June 23, 2010 Is Why We Follow Sports

There are two main reasons to follow sports. The first is to pick your rooting interest, and with your fellow fans, go through all the emotional ups and downs, hoping for a moment that makes it all worth it. The second is to see things that have never been seen before, and may never be seen again.

On June 23, 2010, we got both.

First of course was Team USA’s last minute goal to advance to the knockout round of the World Cup. Admittedly, most of the fans glued to the TV are far from lifelong. However, in just these two weeks, the emotions have run the gamut, from the early goal against England, to Robert Green’s gaffe, to giving up two early goals to Slovenia, to coming back, to the stolen goal. In yesterday’s game, there was yet more drama, with Algeria’s early shot off the crossbar to another goal taken away by officiating, and finally Team USA’s inability to finish. With all that, it’s no surprise the pouring of emotion when Donovan scored.

The second moment (if one can call it that) was the Tennis Match That Wouldn’t End. John Isner only had vague recognition, and Nicolas Mahut had none, but that started to change the instant ESPN2 went back to Wimbledon and it was 25-25.  That was a little after noon. Over four hours later, they were still going. In a technical sense, it was a case of two bombing servers who are weak in return games. In reality, it was the personification of all those clichés coaches and commentators serve up: a show of heart, will, and never, ever giving up. In a fitting sense, just like the USA Soccer team. The match had to be called for darkness at 59-59, and today it finished with Isner winning the 5th 70-68, a score unfathomable had it not been witnessed.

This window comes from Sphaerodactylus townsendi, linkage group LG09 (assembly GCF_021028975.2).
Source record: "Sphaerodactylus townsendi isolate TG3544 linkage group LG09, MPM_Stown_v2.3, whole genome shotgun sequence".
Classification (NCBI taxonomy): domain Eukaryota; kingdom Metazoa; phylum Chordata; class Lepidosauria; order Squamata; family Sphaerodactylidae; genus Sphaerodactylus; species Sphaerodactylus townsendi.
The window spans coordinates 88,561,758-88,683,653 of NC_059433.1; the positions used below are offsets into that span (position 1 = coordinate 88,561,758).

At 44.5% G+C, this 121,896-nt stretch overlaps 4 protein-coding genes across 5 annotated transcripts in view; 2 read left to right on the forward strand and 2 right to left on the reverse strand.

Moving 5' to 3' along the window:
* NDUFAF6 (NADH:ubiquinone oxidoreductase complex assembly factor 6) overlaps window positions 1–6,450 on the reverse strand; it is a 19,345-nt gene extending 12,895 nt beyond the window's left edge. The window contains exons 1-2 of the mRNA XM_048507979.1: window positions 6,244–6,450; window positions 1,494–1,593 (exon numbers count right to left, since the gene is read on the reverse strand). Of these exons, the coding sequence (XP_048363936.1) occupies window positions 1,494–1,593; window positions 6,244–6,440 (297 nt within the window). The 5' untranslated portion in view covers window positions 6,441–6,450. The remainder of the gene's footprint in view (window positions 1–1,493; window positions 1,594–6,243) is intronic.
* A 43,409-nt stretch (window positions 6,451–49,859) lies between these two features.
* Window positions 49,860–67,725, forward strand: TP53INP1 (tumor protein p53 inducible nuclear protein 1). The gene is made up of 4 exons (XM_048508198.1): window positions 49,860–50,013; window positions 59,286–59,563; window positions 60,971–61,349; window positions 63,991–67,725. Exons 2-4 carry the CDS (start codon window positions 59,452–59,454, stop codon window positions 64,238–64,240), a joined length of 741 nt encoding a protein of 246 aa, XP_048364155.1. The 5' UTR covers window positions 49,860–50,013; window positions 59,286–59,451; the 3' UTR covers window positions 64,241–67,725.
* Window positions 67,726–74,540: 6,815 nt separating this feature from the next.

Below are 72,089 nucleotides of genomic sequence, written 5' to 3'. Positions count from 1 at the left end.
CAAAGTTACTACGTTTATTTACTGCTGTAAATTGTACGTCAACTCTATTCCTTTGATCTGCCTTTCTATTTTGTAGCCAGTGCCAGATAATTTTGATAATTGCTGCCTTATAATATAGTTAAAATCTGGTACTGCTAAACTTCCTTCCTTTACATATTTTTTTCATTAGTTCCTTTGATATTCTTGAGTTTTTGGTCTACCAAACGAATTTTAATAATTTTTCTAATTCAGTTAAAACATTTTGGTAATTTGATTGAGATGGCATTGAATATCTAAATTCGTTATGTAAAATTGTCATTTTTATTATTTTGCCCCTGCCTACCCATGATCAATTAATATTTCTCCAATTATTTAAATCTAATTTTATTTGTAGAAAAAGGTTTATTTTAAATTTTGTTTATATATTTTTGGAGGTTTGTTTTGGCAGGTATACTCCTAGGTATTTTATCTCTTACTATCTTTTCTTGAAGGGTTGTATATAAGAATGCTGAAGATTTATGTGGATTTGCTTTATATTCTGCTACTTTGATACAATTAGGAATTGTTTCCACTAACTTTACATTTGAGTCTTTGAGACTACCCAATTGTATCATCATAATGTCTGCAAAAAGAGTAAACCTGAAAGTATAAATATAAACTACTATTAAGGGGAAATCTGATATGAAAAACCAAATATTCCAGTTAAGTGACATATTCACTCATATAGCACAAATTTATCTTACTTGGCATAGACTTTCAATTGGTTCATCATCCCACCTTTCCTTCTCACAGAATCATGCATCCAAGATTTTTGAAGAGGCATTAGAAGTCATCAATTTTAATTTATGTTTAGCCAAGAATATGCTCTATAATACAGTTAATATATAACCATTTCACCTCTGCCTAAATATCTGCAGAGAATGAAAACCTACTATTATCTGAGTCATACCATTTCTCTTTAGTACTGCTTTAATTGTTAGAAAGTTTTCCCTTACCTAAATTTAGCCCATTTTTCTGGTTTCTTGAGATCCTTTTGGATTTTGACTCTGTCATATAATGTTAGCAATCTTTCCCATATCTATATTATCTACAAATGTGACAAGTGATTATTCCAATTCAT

In the end, these two moments, on a random Wednesday afternoon in June, featuring two sports that are not usually in the American consciousness, showed the other reason why sports can be so compelling.

You never know.


One Response to June 23, 2010 Is Why We Follow Sports

  1. Baseball happens to be a game of cumulative tension but football, basketball and hockey are played with hand grenades and machine guns.

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